“Since ‘few can go-it-alone,’ having a social support network in place, on which one can rely during trauma or stress, can mean the difference between resilient outcomes versus the development of psychopathology. Social relations contribute to emotional strength, and social support can influence one’s beliefs about themselves and their worlds (Panzarella et al., 2006), which can facilitate optimism and positive self-regard. Supportive social networks also encourage active and adaptive coping behavior.”
While orders to stay-at-home may not seem trauma-causing, the result of separation, fear, and economical strain can add up to a very difficult situation. Many are struggling to navigate an unprecedented situation with an unknown path towards restoring their life to normal. What started with a lack of self-care can snowball into distress and trauma for many. A lack of social support can increase the already-difficult situation brought by the coronavirus and create a devastating impact. The Lancet published a study that noted the impact of coronavirus stay-home orders is causing long-lasting effects:
“Quarantine is often an unpleasant experience for those who undergo it. Separation from loved ones, the loss of freedom, uncertainty over disease status, and boredom can, on occasion, create dramatic effects. Suicide has been reported, substantial anger generated, and lawsuits brought6 following the imposition of quarantine in previous outbreaks. The potential benefits of mandatory mass quarantine need to be weighed carefully against the possible psychological costs. Successful use of quarantine as a public health measure requires us to reduce, as far as possible, the negative effects associated with it.” (2020. The psychological impact of quarantine and how to reduce it)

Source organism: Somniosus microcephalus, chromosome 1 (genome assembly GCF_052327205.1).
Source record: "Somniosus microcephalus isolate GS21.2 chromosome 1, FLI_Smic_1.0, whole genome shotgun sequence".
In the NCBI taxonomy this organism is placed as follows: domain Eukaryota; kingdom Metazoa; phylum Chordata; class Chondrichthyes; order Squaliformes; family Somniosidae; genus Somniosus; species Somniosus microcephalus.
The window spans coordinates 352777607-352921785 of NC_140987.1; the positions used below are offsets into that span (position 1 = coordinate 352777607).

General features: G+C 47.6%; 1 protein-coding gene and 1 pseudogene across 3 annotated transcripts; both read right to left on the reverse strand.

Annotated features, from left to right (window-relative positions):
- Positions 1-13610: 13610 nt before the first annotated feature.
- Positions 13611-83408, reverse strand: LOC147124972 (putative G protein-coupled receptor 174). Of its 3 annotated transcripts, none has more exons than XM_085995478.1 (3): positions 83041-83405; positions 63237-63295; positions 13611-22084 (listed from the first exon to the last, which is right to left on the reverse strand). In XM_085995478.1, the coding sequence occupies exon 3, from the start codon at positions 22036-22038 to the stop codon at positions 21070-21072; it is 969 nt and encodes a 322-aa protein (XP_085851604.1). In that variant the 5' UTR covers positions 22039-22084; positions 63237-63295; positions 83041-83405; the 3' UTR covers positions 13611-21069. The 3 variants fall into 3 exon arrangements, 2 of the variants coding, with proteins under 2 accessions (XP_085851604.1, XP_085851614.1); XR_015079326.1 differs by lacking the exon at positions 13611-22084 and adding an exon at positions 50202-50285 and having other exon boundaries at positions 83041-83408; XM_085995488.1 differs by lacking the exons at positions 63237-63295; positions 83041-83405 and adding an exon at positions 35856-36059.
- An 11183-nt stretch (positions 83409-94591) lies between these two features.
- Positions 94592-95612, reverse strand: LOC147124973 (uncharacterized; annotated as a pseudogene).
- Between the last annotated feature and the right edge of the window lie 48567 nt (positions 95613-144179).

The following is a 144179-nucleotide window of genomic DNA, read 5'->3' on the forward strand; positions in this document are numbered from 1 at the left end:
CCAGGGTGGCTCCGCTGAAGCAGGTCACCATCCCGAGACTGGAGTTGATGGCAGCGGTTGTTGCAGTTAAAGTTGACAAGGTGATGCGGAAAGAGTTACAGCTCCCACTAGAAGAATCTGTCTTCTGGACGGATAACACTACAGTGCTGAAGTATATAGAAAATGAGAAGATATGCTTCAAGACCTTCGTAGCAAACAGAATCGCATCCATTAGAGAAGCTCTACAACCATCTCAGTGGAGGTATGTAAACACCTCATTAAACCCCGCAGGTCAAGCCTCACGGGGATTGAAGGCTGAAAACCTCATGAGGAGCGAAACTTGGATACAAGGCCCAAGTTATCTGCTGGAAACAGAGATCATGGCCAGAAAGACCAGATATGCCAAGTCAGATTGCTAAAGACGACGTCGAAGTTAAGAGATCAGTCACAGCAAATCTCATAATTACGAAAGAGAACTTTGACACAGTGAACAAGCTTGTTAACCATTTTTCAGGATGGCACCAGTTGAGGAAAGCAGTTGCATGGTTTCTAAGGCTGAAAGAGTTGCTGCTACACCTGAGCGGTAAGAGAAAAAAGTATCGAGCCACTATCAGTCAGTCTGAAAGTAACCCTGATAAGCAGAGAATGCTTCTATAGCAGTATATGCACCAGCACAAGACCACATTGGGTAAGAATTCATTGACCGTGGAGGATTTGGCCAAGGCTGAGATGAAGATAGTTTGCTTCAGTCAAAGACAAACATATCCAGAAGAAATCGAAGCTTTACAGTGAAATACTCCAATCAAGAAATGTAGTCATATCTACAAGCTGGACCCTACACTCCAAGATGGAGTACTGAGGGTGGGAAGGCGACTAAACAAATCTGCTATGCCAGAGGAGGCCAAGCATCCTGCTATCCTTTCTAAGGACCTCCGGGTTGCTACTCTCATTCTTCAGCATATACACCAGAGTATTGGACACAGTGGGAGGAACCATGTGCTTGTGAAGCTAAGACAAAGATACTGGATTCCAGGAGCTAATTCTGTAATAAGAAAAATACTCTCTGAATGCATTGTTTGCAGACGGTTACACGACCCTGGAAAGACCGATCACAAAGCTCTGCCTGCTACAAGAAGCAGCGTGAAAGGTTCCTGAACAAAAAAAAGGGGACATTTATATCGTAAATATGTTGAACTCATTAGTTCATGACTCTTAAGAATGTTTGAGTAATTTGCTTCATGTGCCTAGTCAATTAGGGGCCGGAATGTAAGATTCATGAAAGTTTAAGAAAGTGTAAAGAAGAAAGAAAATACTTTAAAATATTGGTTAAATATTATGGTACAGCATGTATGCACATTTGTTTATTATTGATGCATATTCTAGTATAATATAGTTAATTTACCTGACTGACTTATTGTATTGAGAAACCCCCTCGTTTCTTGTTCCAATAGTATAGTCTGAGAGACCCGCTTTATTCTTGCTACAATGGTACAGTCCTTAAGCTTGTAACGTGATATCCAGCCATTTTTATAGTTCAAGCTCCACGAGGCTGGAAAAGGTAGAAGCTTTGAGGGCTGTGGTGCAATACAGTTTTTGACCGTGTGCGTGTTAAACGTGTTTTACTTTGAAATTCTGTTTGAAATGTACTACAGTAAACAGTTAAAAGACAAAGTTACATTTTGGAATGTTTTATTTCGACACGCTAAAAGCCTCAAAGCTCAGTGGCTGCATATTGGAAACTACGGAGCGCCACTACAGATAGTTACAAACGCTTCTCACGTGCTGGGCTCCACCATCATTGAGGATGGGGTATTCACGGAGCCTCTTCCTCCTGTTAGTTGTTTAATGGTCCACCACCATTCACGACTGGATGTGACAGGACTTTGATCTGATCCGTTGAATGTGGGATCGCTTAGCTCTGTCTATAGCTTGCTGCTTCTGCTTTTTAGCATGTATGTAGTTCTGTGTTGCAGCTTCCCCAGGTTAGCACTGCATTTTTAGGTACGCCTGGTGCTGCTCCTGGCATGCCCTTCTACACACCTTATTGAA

Reducing the negative effects of quarantine is what virtual therapies aim to do. Talkspace offers digital solutions for unlimited text, and video telehealth sessions. One of the struggles many face is the stigma that keeps them from seeking therapy. Talkspace notes: “anyone can develop PTSD and it’s important to remove the stigma for populations that are less likely to seek mental health support including military soldiers, refugees, firefighters, and police officers.”
The trauma caused by the looming threat of coronavirus and restrictions directly tied to the pandemic could lead to lasting symptoms without support. Talkspace is working to shift the dynamic with readily available online therapy with a licensed counselor.
These therapy sessions are more convenient because they can be done from the privacy of a smart device. The service typically cost less than a traditional, in-person session because patients aren’t required to visit in-person and the overhead costs are fewer. While health companies have been pushing for increased telemedicine for a long time, the crisis has pushed these to happen quickly because traditional in-person care is not possible. Many are unable to comfortably visit an office for a therapy session but have easy access to a device for a virtual session in the privacy and comfort of their own home – or anywhere they can get an internet connection.
It is in this setting that therapists can start working to change potential PTSD into PTG or post-traumatic growth. This allows people struggling with the effects of trauma to channel their distress into re-evaluating their lives and discovering new meaning. Responses, like newfound gratitude and a focus on self-care, can result from traumatic settings when professionals are able to help guide the outcome.